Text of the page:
Quote:
Quote:

 Recommend you consider a Z-12 style installation. Leave
 the 17A alternator OFF unless needed during anticipated
 icing conditions . . . another condition that should
 be vanishingly rare -OR- failure of the SD-20.
 You're not going to experience dual alternator failure
 on ANY mission . . . energy rationing with
 an E-bus adds no value.

  Have you conducted an electrical load analysis
  by flight condition? There are forms that
  assist in organizing the data available
  at https://tinyurl.com/9rt6ymn

  Included are some exemplar spread sheets
  uploaded by various List members over
  the years. I did notice that one of
  the .xls spread sheets shows exterior
  lighting as a running load coincident
  with pitot heat.

  My instructors taught that exterior
  lights be turned off while in clouds. The
  combination of variable reflection off passing
  clouds combined with flashing of the
  strobe is distracting and can induce
  vertigo . . . I've experienced it
  first hand.

  Your RUNNING loads do not include
  landing lights (unless you have a wig-wag
  system or other recognition assist),
  trims, landing gear or flap motors,
  transmitter draws, etc. Just the steady
  state running loads are used to evaluate
  alternator adequacy and in some cases,
  battery supported E-bus operations.

  It may be that a well sorted
  load analysis will mitigate concerns
  for alternator adequacy. It also
  helps you define what switches should
  be ON and which ones OFF in the various
  flight conditions. I suspect that your
  suite of alternators will be shown
  to be entirely adequate to all anticipated
  missions . . . especially if your
  exterior lights are all LED.

  20 years ago the most energy hungry
  system on the airplane was position
  lights . . . 2A per bulb x 3 bulbs x
  duration of flight. Xenon flash
  strobes are way up there too. No longer the
  case.

  In your case, it seems likely that
  a Z12 architecture with the PM alternator
  as "standby" is possible . . . crunching
  the numbers will confirm/deny that
  assumption.



  Bob . . .


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Electrical_System_Load_Analysis_-_N750PF_-_5-21-2019.xlsx
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PostPosted: Wed May 22, 2019 2:47 am    Post subject: 2 alternators and 3 questions Reply with quote

Why not just switch off the pitot heat then?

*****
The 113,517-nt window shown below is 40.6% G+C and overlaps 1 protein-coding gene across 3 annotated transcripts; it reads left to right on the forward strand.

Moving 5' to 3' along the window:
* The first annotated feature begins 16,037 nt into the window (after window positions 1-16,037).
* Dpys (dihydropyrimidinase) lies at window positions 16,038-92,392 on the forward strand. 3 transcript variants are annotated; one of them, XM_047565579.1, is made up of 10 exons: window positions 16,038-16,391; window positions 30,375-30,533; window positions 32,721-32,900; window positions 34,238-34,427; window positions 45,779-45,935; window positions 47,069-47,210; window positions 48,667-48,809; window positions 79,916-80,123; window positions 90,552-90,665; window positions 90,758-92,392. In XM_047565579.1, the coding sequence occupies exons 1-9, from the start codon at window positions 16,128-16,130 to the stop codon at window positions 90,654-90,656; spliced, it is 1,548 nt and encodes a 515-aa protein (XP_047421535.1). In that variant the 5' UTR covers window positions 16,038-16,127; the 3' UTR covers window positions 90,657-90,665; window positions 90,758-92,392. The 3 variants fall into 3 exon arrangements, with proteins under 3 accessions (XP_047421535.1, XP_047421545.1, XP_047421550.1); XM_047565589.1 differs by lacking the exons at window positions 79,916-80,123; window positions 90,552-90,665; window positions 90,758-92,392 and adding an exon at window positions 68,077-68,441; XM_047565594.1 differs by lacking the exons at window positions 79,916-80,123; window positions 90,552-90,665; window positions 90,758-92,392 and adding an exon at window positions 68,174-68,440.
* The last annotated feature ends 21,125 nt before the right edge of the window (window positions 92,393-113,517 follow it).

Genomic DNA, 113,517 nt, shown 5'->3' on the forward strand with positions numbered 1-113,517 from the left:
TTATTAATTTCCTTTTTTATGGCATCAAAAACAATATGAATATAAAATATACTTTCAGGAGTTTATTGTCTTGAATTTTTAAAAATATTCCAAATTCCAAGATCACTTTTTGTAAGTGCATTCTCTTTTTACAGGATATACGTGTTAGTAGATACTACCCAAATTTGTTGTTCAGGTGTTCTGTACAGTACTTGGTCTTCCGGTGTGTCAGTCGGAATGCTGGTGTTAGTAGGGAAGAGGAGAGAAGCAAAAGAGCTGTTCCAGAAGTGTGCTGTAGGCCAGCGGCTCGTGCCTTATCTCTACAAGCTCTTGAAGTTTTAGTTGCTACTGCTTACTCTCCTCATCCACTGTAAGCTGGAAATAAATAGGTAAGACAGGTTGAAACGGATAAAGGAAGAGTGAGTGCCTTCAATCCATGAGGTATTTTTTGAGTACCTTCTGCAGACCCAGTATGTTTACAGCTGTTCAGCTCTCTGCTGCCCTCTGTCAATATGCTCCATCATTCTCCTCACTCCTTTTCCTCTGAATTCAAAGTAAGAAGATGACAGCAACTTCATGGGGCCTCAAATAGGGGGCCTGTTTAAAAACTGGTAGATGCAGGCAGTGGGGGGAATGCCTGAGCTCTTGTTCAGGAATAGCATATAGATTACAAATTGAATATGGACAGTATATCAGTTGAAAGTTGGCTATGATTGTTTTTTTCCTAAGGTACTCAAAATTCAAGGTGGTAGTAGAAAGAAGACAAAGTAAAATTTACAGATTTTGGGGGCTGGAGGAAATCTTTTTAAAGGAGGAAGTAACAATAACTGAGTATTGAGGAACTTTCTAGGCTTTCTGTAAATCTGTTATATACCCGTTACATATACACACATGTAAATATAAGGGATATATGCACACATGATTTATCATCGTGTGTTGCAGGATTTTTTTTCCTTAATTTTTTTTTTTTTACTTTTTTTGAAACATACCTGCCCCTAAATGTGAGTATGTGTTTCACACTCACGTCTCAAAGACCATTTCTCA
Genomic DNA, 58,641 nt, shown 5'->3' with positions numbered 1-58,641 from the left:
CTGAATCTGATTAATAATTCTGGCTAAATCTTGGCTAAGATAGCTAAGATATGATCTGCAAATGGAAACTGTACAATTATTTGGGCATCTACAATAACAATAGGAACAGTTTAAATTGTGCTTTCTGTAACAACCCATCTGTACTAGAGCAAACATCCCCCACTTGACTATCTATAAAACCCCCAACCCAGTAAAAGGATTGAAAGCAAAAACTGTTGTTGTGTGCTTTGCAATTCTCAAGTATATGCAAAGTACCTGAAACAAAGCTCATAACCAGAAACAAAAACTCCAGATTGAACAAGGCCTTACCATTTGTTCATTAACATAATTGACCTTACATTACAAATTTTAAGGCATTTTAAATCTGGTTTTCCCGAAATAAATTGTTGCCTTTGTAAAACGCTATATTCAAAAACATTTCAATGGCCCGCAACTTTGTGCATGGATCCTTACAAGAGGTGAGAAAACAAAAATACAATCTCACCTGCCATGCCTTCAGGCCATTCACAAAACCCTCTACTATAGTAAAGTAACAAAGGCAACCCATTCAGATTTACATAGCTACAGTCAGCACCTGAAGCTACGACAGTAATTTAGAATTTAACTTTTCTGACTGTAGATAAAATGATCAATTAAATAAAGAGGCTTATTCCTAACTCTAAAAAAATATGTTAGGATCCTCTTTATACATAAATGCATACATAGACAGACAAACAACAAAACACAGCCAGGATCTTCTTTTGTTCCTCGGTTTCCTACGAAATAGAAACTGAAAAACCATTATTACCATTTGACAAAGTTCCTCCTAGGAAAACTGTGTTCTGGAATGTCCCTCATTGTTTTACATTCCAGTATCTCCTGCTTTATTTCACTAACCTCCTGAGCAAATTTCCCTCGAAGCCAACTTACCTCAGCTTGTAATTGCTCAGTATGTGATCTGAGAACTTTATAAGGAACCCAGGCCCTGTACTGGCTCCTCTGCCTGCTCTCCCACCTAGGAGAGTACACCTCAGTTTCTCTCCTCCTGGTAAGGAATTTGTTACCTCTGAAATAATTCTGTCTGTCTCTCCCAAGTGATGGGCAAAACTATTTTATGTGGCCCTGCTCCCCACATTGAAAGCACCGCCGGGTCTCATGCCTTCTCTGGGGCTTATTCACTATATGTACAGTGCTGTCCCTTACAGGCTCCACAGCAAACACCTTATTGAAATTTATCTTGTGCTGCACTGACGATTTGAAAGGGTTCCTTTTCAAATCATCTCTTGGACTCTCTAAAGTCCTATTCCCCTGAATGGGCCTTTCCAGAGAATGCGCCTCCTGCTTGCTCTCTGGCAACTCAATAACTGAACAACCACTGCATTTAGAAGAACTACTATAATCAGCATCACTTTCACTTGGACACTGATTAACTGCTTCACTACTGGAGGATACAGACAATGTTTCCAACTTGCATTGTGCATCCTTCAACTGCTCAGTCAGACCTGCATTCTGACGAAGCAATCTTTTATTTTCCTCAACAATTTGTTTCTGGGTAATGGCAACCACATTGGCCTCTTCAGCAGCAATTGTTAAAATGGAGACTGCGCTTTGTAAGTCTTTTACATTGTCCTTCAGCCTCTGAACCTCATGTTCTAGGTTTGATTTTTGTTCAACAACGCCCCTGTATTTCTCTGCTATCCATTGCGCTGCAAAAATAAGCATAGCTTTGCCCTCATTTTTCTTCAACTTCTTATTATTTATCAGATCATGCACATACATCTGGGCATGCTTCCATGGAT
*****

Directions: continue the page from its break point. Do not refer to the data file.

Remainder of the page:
It seems like a huge amount of extra engineering, and the cockpit actions are no simpler because according to your comment you still have to decide about whether your are using worst case electrical loads or not.

On May 22, 2019, at 02:12, Pat Little <roughleg(at)gmail.com (roughleg(at)gmail.com)> wrote:
NOTE - the above scenario assumes worst-case electrical loads. If the pitot heat is not being used then it would be simpler to just turn on Stby alt and not use the e-bus alt feed.


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PostPosted: Wed May 22, 2019 3:03 am    Post subject: 2 alternators and 3 questions Reply with quote

That would be reasonable. I've turned mine on exactly once in 13 years
in snow at night and it wasn't needed even then as I pay far more
attention to how the controls feel as well as power and attitude. I've
done circuits with the airspeed covered up to prove this to myself.  
It's comforting to have it available when ice is forming but it still
can't be completely trusted and it's more important to exit the icing.
It would definitely not be used after one of my alternators quit.
Ken

On 22/05/2019 6:46 AM, Alec Myers wrote:
Quote:
Why not just switch off the pitot heat then?
It seems like a huge amount of extra engineering, and the cockpit
actions are no simpler because according to your comment you still
have to decide about whether your are using worst case electrical
loads or not.

On May 22, 2019, at 02:12, Pat Little <roughleg(at)gmail.com
<mailto:roughleg(at)gmail.com>> wrote:

NOTE - the above scenario assumes worst-case electrical loads. If the
pitot heat is not being used then it would be simpler to just turn on
Stby alt and not use the e-bus alt feed.


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PostPosted: Wed May 22, 2019 3:58 am    Post subject: 2 alternators and 3 questions Reply with quote

Pat,
I encourage you to reexamine your load analysis. Here are three points from your Main Bus section:
  • Flaps motor - 4 amps. The flaps motor rarely operates. This current can be supplied by the battery if the alternator does not have sufficient capacity.
  • Stater contactor - 4 amps. Once the engine is running, the starter contactor disengages and draws no current.
  • Strobe Lights - 4.5 amps. Like you, I have AeroLEDs Pulsar NSP lights on my wing tips and the pair draws 2.40 amps continuous, not 4.50.
It looks like I just saved you 10.1 amps. 🙂
As a point of comparison is the load analysis for my airplane. It is in the right column of this drawing.

[img]https://drive-thirdparty.googleusercontent.com/16/type/application/pdf[/img] overview.pdf